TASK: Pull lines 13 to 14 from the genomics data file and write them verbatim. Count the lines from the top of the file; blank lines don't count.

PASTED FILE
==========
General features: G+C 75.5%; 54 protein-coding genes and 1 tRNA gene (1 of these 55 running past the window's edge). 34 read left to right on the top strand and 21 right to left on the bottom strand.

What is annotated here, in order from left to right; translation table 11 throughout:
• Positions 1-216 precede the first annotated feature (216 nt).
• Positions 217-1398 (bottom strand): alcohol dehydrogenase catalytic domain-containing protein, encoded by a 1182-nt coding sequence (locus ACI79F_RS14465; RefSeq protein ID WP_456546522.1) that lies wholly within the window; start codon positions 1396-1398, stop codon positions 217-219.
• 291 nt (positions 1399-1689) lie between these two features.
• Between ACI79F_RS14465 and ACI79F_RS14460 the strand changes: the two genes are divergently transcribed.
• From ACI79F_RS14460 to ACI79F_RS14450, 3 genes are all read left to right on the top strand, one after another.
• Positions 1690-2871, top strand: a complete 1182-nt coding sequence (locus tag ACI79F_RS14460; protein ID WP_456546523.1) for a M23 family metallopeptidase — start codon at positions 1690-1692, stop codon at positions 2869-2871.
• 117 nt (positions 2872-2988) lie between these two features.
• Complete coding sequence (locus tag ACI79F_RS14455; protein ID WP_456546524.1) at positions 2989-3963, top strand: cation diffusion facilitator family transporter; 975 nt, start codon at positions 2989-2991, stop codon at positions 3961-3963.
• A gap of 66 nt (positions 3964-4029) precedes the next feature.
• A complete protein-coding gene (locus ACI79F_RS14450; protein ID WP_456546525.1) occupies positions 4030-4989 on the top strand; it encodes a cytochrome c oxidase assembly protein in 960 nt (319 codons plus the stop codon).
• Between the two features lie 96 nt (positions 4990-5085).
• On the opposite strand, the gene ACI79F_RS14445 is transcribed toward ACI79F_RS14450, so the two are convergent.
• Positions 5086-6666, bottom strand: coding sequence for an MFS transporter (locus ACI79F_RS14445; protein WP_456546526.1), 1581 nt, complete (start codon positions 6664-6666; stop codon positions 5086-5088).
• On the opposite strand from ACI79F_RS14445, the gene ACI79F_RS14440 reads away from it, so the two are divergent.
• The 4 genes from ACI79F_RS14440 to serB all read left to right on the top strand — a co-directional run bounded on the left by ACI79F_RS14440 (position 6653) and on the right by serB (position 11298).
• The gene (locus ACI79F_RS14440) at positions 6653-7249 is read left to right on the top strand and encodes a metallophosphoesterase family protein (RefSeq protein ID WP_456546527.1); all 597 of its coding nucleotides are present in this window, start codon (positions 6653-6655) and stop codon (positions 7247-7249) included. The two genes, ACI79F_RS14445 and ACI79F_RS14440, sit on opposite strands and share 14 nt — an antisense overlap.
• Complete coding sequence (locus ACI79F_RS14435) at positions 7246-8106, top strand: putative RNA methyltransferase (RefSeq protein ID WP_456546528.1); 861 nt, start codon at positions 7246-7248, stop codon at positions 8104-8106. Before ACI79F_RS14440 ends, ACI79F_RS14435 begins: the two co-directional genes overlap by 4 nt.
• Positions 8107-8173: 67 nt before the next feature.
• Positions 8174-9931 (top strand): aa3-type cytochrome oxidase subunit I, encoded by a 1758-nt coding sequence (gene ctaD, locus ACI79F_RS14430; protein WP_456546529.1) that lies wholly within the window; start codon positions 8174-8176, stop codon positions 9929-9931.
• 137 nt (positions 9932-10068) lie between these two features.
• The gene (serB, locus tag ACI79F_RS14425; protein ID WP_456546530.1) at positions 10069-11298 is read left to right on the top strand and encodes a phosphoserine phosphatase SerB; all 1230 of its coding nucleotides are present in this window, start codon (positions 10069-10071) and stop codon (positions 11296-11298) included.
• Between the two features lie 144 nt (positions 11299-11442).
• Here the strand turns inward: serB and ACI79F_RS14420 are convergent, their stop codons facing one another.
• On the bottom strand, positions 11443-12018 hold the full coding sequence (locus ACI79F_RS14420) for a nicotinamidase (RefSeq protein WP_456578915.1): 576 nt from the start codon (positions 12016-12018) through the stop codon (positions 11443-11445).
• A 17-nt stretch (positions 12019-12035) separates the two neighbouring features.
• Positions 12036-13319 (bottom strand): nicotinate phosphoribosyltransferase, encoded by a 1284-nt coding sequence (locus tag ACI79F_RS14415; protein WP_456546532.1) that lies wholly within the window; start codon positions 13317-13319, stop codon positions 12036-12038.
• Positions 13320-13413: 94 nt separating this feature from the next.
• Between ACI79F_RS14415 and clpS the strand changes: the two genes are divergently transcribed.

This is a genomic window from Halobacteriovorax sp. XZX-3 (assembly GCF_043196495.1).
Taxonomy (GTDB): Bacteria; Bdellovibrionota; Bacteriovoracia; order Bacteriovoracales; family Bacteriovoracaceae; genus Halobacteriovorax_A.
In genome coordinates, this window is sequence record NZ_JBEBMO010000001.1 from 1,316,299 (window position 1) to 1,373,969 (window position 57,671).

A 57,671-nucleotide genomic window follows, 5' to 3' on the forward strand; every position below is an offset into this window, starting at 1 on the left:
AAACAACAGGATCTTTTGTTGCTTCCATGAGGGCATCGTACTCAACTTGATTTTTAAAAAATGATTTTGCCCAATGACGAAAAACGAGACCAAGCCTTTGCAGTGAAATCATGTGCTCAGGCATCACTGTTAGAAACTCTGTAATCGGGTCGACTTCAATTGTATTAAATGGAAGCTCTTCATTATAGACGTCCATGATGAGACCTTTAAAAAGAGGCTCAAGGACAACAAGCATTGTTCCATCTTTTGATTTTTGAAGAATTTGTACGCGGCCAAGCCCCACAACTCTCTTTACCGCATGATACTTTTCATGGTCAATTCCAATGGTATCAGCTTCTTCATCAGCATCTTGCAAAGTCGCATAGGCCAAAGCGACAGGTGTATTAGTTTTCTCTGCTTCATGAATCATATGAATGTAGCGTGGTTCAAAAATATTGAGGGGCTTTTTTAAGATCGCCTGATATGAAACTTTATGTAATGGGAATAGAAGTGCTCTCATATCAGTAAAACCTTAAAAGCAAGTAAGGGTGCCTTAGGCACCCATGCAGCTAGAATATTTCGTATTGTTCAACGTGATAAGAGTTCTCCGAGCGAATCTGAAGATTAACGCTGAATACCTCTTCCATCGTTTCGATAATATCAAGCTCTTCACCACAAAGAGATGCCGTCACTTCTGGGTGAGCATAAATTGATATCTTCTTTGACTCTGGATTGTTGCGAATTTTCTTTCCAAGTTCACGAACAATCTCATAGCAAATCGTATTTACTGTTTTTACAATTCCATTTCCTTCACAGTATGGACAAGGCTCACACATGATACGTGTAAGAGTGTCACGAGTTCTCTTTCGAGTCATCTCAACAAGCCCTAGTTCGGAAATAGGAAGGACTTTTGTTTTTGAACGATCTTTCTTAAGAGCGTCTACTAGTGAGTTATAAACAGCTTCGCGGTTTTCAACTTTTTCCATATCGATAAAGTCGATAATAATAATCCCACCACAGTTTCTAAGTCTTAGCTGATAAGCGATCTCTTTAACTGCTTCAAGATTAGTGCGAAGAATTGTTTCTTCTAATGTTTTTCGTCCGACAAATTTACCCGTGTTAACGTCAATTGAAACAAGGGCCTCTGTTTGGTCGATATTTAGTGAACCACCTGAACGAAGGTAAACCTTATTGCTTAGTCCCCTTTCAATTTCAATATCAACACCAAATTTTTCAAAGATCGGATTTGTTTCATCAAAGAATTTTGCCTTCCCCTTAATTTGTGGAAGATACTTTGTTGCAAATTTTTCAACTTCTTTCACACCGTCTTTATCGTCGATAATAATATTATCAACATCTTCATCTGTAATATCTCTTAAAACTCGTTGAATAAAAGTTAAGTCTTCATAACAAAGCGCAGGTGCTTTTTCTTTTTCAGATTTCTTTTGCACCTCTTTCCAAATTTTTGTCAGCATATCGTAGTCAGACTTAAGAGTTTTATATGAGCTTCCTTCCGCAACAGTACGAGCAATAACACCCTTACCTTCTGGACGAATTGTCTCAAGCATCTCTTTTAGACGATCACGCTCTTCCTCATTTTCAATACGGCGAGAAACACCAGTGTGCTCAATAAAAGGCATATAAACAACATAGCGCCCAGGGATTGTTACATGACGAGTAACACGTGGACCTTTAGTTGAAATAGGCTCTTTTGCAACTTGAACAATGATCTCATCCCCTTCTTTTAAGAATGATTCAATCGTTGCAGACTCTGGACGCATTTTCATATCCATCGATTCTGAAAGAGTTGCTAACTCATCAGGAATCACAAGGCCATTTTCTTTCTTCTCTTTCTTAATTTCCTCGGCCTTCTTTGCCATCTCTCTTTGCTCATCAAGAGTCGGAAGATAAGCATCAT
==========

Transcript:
• Between the two features lie 96 nt (positions 4990-5085).
• On the opposite strand, the gene ACI79F_RS14445 is transcribed toward ACI79F_RS14450, so the two are convergent.